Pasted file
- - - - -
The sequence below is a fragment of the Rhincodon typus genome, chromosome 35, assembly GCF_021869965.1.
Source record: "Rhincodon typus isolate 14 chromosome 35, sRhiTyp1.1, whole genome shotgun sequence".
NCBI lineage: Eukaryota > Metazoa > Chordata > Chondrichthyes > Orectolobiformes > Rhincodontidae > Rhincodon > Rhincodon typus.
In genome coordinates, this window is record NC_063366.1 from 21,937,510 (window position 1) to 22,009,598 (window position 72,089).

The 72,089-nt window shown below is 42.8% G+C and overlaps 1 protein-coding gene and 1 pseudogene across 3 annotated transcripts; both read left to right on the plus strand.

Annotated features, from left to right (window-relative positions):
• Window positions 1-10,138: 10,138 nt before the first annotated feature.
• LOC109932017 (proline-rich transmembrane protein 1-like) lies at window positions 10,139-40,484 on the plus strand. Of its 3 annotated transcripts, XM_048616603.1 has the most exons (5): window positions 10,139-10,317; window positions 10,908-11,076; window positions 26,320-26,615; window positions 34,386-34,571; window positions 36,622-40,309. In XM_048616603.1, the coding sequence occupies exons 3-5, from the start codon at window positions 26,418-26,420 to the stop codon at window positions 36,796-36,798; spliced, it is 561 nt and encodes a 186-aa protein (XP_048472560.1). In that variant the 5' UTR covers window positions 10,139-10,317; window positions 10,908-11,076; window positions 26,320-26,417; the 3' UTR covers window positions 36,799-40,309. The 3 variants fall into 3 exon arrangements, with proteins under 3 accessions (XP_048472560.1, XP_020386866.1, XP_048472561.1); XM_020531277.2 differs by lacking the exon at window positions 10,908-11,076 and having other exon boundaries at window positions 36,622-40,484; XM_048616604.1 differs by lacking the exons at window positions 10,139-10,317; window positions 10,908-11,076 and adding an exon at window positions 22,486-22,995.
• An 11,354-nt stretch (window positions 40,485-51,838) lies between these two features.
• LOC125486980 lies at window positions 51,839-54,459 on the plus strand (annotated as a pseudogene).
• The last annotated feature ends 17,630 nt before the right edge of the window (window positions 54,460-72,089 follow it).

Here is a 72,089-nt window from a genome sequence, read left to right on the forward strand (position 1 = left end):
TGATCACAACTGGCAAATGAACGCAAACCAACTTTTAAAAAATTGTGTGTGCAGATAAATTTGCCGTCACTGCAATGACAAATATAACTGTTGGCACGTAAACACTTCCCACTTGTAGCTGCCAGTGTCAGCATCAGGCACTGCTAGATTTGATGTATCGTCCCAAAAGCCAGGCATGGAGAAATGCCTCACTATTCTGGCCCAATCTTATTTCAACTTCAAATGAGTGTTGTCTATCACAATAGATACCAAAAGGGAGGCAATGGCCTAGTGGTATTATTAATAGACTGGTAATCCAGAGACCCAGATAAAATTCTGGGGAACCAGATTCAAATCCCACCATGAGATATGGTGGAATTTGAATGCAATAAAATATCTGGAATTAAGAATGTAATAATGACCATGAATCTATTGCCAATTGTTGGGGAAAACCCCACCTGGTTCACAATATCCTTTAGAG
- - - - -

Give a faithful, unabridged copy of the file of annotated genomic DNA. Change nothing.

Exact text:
The sequence below is a fragment of the Rhincodon typus genome, chromosome 35, assembly GCF_021869965.1.
Source record: "Rhincodon typus isolate 14 chromosome 35, sRhiTyp1.1, whole genome shotgun sequence".
NCBI lineage: Eukaryota > Metazoa > Chordata > Chondrichthyes > Orectolobiformes > Rhincodontidae > Rhincodon > Rhincodon typus.
In genome coordinates, this window is record NC_063366.1 from 21,937,510 (window position 1) to 22,009,598 (window position 72,089).

The 72,089-nt window shown below is 42.8% G+C and overlaps 1 protein-coding gene and 1 pseudogene across 3 annotated transcripts; both read left to right on the plus strand.

Annotated features, from left to right (window-relative positions):
• Window positions 1-10,138: 10,138 nt before the first annotated feature.
• LOC109932017 (proline-rich transmembrane protein 1-like) lies at window positions 10,139-40,484 on the plus strand. Of its 3 annotated transcripts, XM_048616603.1 has the most exons (5): window positions 10,139-10,317; window positions 10,908-11,076; window positions 26,320-26,615; window positions 34,386-34,571; window positions 36,622-40,309. In XM_048616603.1, the coding sequence occupies exons 3-5, from the start codon at window positions 26,418-26,420 to the stop codon at window positions 36,796-36,798; spliced, it is 561 nt and encodes a 186-aa protein (XP_048472560.1). In that variant the 5' UTR covers window positions 10,139-10,317; window positions 10,908-11,076; window positions 26,320-26,417; the 3' UTR covers window positions 36,799-40,309. The 3 variants fall into 3 exon arrangements, with proteins under 3 accessions (XP_048472560.1, XP_020386866.1, XP_048472561.1); XM_020531277.2 differs by lacking the exon at window positions 10,908-11,076 and having other exon boundaries at window positions 36,622-40,484; XM_048616604.1 differs by lacking the exons at window positions 10,139-10,317; window positions 10,908-11,076 and adding an exon at window positions 22,486-22,995.
• An 11,354-nt stretch (window positions 40,485-51,838) lies between these two features.
• LOC125486980 lies at window positions 51,839-54,459 on the plus strand (annotated as a pseudogene).
• The last annotated feature ends 17,630 nt before the right edge of the window (window positions 54,460-72,089 follow it).

Here is a 72,089-nt window from a genome sequence, read left to right on the forward strand (position 1 = left end):
TGATCACAACTGGCAAATGAACGCAAACCAACTTTTAAAAAATTGTGTGTGCAGATAAATTTGCCGTCACTGCAATGACAAATATAACTGTTGGCACGTAAACACTTCCCACTTGTAGCTGCCAGTGTCAGCATCAGGCACTGCTAGATTTGATGTATCGTCCCAAAAGCCAGGCATGGAGAAATGCCTCACTATTCTGGCCCAATCTTATTTCAACTTCAAATGAGTGTTGTCTATCACAATAGATACCAAAAGGGAGGCAATGGCCTAGTGGTATTATTAATAGACTGGTAATCCAGAGACCCAGATAAAATTCTGGGGAACCAGATTCAAATCCCACCATGAGATATGGTGGAATTTGAATGCAATAAAATATCTGGAATTAAGAATGTAATAATGACCATGAATCTATTGCCAATTGTTGGGGAAAACCCCACCTGGTTCACAATATCCTTTAGAG